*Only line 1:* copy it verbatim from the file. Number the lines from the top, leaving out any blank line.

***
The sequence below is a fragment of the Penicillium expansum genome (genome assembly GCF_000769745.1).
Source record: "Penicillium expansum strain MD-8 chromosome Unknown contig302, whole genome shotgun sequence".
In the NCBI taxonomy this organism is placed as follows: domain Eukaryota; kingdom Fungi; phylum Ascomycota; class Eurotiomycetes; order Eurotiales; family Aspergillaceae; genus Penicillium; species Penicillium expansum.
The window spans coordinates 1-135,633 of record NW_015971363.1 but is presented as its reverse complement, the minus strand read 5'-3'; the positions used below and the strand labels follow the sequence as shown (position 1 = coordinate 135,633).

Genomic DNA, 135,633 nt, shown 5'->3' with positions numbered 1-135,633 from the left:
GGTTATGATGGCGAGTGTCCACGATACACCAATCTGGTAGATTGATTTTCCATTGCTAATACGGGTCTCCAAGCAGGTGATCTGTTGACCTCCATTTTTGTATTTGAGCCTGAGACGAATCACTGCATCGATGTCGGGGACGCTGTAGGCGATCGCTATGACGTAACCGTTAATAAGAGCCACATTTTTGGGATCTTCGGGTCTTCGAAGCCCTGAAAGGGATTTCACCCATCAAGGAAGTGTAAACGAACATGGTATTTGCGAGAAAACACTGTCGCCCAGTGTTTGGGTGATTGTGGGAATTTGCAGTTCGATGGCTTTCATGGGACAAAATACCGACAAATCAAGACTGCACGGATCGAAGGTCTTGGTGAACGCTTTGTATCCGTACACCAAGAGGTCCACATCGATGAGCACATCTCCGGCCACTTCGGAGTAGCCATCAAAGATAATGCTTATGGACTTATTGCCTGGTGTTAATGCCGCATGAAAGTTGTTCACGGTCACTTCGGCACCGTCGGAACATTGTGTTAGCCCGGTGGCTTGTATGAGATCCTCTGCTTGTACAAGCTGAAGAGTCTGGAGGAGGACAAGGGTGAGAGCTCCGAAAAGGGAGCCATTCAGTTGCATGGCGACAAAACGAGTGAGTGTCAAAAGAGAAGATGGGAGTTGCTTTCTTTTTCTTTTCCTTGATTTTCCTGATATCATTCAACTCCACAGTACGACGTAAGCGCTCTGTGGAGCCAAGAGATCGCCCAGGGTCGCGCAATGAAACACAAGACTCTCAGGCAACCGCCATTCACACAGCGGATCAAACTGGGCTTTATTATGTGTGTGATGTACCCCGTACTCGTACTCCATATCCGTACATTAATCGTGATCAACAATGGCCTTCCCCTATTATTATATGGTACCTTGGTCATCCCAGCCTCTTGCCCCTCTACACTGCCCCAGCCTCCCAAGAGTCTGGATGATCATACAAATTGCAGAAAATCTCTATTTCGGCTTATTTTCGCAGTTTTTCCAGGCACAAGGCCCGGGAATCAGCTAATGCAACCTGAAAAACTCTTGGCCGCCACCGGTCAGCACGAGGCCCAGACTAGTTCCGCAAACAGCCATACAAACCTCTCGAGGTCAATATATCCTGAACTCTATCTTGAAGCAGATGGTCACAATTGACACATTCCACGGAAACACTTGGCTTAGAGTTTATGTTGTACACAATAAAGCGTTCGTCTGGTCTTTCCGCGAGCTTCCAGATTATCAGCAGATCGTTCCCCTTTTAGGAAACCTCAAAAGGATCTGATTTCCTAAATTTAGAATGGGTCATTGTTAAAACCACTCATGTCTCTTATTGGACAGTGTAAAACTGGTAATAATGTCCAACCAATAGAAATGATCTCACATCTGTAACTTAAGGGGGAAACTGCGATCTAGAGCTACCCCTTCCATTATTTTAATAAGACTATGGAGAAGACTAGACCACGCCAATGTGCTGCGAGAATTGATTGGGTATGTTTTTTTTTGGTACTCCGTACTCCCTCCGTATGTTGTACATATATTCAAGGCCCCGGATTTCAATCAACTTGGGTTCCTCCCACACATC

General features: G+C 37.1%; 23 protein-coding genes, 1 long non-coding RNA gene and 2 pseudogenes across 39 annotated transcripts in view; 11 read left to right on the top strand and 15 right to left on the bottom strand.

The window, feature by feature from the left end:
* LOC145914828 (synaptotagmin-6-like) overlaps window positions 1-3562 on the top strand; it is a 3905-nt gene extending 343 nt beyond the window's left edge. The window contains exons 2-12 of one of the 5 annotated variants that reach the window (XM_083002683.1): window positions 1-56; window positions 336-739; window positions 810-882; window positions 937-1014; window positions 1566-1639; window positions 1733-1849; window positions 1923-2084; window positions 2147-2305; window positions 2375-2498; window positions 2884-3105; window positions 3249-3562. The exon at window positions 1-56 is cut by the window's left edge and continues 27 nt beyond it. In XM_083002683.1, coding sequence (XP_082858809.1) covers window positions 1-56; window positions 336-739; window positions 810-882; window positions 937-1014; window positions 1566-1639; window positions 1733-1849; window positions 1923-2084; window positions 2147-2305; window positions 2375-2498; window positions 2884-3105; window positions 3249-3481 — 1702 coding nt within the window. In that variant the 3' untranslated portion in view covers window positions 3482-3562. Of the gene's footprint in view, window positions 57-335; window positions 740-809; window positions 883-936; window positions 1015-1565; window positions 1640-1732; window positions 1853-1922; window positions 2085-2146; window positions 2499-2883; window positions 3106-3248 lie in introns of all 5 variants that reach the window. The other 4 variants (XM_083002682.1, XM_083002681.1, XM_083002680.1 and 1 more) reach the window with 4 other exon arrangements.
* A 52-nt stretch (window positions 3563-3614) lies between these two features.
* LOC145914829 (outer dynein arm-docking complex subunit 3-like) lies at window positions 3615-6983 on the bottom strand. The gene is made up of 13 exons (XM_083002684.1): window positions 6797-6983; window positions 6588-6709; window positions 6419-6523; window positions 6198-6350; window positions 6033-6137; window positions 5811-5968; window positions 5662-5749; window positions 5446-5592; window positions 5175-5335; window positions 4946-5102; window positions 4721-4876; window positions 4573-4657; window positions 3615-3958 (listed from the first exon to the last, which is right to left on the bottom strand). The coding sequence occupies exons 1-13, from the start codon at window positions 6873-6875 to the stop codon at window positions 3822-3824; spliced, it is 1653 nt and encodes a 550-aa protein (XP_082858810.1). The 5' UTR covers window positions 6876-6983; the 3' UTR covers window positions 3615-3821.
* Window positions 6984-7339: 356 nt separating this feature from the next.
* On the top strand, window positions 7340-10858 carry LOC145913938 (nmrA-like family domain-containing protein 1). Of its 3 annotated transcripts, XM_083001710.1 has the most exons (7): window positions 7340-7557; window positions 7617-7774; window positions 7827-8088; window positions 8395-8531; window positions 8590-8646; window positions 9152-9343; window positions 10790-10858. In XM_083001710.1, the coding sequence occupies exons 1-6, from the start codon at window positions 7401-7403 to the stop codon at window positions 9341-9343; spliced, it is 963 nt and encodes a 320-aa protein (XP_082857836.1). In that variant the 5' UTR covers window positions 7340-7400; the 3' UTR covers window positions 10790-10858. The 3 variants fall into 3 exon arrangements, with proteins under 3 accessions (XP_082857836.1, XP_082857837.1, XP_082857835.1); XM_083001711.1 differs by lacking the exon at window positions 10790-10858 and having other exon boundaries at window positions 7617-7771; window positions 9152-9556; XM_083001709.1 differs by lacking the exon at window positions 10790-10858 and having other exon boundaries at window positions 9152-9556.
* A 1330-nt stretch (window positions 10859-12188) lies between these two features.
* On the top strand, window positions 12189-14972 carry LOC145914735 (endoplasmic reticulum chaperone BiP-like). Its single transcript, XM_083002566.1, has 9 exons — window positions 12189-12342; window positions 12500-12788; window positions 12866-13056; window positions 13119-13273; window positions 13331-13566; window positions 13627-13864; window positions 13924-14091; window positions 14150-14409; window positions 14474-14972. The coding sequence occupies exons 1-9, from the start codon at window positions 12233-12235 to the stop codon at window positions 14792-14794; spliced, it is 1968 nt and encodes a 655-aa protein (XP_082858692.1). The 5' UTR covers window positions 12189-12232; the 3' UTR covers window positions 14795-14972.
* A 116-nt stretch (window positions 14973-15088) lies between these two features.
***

The sequence below is a fragment of the Penicillium expansum genome (genome assembly GCF_000769745.1).